7. A schedule of waste and recycling pickup at the school and a list of receiving facilities.
  8. Pictures of paired or tripled collection containers in classrooms, fields, gyms, and offices.


Technical Resources

Recycling Manual for New Jersey Schools



Education/Training Resources:

USEPA’s curricula

Here Today, Here Tomorrow, New Jersey’s state-specific curriculum for grades 1-6, at

Project Learning Tree’s Municipal Solid Waste Module for grades 7-12, provided by NJDEP’s Forest Resource Education Center, at

Recycling Poetry Contest

New Jersey Buildings and Grounds Association

NJBGA Environmental Guide



Safe Schools

Main page       

NJ Safe Schools manual

NJ Safe Schools program




Starting a Recycling Program

Waste Management think green – How to start a Recycling Program in Your Community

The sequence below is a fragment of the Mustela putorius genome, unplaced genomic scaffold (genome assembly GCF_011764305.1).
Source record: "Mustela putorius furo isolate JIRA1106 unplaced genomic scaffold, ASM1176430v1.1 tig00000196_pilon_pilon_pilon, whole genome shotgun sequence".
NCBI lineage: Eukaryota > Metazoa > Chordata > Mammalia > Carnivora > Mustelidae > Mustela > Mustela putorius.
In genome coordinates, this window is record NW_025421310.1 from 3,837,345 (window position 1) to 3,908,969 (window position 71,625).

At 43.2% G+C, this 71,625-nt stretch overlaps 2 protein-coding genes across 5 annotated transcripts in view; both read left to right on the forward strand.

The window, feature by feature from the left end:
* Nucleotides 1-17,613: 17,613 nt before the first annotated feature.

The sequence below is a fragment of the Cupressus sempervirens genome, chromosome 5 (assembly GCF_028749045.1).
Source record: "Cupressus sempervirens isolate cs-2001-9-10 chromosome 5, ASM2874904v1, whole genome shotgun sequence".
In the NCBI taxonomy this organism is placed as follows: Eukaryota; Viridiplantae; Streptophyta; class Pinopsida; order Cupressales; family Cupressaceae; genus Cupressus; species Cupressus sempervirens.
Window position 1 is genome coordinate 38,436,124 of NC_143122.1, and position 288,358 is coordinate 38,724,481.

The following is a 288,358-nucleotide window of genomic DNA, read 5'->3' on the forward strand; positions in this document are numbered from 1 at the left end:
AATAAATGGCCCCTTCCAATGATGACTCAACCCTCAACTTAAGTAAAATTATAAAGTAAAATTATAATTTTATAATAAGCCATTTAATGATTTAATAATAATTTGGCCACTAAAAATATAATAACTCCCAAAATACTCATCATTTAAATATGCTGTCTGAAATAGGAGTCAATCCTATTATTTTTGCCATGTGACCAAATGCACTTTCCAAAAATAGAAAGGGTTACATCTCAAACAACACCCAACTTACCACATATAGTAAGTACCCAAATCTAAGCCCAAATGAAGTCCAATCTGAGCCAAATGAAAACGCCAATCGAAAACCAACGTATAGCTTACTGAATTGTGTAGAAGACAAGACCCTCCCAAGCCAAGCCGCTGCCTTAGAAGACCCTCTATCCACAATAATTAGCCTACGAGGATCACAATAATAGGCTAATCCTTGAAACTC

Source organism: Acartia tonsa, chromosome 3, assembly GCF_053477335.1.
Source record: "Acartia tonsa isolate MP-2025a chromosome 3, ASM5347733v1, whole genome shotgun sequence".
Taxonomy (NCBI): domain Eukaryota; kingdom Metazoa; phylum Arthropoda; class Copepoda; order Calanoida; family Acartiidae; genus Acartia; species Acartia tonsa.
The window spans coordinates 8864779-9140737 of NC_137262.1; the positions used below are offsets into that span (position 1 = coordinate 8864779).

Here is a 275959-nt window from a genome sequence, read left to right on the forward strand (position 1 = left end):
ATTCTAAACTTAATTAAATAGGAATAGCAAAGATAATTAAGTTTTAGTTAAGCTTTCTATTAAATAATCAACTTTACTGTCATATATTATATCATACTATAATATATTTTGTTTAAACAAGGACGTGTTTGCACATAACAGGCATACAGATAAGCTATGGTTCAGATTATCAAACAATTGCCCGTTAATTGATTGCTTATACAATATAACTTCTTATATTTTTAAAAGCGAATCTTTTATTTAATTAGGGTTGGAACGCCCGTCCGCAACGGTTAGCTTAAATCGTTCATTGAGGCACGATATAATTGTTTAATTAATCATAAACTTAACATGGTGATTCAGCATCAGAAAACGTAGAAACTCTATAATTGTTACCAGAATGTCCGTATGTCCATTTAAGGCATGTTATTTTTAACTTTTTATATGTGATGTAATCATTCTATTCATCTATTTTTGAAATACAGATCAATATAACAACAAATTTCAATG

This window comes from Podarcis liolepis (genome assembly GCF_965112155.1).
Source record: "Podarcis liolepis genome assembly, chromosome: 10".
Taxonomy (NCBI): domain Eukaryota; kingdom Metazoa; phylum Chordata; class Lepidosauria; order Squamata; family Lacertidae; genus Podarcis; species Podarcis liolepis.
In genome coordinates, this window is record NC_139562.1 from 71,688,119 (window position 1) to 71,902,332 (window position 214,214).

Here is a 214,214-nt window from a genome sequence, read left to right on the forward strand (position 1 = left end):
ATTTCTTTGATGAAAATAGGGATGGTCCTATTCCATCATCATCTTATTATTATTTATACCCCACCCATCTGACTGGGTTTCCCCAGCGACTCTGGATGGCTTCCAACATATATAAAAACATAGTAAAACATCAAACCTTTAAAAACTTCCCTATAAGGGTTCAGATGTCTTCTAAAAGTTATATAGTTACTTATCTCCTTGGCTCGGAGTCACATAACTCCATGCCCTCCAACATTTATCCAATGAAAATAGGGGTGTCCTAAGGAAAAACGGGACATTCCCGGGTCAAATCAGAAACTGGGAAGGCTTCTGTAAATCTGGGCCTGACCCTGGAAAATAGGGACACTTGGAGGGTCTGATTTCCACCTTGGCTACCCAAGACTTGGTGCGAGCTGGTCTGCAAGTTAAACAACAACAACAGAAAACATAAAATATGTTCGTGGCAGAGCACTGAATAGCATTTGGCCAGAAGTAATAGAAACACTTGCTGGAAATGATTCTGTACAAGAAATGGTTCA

Go green initiative Planning Guide

Association of New Jersey Recyclers (ANJR) Recycling Manual for schools

Think green Lesson Plans – videos- Interactives

Student Resources - By Grade

Miscellaneous Links

EPA - Schools Chemical Cleanout Campaign (SC3)  

Rutgers – School Recycling Program

NorthEast Recycling Council – school waste reduction

Association of NJ Recyclers – School resouces

NJ here today, here tomorrow-recycled program

RecycleMania – school programs

Terracycle – brigade recycle program

EPA IAQ Tools for Schools Program

NJ Grades 4- 8 powerpoint presentations